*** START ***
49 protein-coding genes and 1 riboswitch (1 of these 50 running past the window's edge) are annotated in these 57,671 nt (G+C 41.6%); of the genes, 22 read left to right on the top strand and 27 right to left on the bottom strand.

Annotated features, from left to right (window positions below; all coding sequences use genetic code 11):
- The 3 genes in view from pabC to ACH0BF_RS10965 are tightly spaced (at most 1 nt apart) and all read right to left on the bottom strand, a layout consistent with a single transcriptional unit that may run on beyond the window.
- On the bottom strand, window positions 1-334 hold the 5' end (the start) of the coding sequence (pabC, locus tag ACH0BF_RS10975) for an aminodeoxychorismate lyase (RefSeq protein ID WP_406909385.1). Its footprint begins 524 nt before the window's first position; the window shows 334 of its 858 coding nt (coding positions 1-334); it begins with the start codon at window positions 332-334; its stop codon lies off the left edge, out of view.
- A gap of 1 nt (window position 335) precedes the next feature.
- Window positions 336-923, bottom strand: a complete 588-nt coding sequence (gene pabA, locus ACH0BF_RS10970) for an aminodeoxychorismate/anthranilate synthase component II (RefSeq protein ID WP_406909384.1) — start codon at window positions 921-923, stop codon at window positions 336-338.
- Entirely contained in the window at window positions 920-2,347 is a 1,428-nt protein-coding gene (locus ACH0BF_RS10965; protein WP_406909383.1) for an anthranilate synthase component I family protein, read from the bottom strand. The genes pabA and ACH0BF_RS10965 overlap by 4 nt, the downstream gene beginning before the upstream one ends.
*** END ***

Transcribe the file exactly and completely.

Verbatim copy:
49 protein-coding genes and 1 riboswitch (1 of these 50 running past the window's edge) are annotated in these 57,671 nt (G+C 41.6%); of the genes, 22 read left to right on the top strand and 27 right to left on the bottom strand.

Annotated features, from left to right (window positions below; all coding sequences use genetic code 11):
- The 3 genes in view from pabC to ACH0BF_RS10965 are tightly spaced (at most 1 nt apart) and all read right to left on the bottom strand, a layout consistent with a single transcriptional unit that may run on beyond the window.
- On the bottom strand, window positions 1-334 hold the 5' end (the start) of the coding sequence (pabC, locus tag ACH0BF_RS10975) for an aminodeoxychorismate lyase (RefSeq protein ID WP_406909385.1). Its footprint begins 524 nt before the window's first position; the window shows 334 of its 858 coding nt (coding positions 1-334); it begins with the start codon at window positions 332-334; its stop codon lies off the left edge, out of view.
- A gap of 1 nt (window position 335) precedes the next feature.
- Window positions 336-923, bottom strand: a complete 588-nt coding sequence (gene pabA, locus ACH0BF_RS10970) for an aminodeoxychorismate/anthranilate synthase component II (RefSeq protein ID WP_406909384.1) — start codon at window positions 921-923, stop codon at window positions 336-338.
- Entirely contained in the window at window positions 920-2,347 is a 1,428-nt protein-coding gene (locus ACH0BF_RS10965; protein WP_406909383.1) for an anthranilate synthase component I family protein, read from the bottom strand. The genes pabA and ACH0BF_RS10965 overlap by 4 nt, the downstream gene beginning before the upstream one ends.